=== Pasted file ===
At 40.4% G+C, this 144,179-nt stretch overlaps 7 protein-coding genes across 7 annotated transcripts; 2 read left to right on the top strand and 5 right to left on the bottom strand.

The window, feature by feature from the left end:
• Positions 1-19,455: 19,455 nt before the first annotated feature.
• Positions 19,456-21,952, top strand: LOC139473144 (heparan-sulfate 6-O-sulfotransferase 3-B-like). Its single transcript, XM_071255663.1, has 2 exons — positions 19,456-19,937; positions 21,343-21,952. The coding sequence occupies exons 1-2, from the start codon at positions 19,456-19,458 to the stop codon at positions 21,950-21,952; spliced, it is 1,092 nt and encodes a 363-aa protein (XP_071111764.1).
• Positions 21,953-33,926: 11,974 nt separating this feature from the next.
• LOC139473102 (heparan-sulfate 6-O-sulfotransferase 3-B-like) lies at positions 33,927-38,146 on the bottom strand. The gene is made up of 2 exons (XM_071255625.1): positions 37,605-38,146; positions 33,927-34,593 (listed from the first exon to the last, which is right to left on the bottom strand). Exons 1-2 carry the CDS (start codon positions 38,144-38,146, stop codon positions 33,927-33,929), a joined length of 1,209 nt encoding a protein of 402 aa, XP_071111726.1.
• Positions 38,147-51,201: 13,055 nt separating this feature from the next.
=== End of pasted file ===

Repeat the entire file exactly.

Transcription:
At 40.4% G+C, this 144,179-nt stretch overlaps 7 protein-coding genes across 7 annotated transcripts; 2 read left to right on the top strand and 5 right to left on the bottom strand.

The window, feature by feature from the left end:
• Positions 1-19,455: 19,455 nt before the first annotated feature.
• Positions 19,456-21,952, top strand: LOC139473144 (heparan-sulfate 6-O-sulfotransferase 3-B-like). Its single transcript, XM_071255663.1, has 2 exons — positions 19,456-19,937; positions 21,343-21,952. The coding sequence occupies exons 1-2, from the start codon at positions 19,456-19,458 to the stop codon at positions 21,950-21,952; spliced, it is 1,092 nt and encodes a 363-aa protein (XP_071111764.1).
• Positions 21,953-33,926: 11,974 nt separating this feature from the next.
• LOC139473102 (heparan-sulfate 6-O-sulfotransferase 3-B-like) lies at positions 33,927-38,146 on the bottom strand. The gene is made up of 2 exons (XM_071255625.1): positions 37,605-38,146; positions 33,927-34,593 (listed from the first exon to the last, which is right to left on the bottom strand). Exons 1-2 carry the CDS (start codon positions 38,144-38,146, stop codon positions 33,927-33,929), a joined length of 1,209 nt encoding a protein of 402 aa, XP_071111726.1.
• Positions 38,147-51,201: 13,055 nt separating this feature from the next.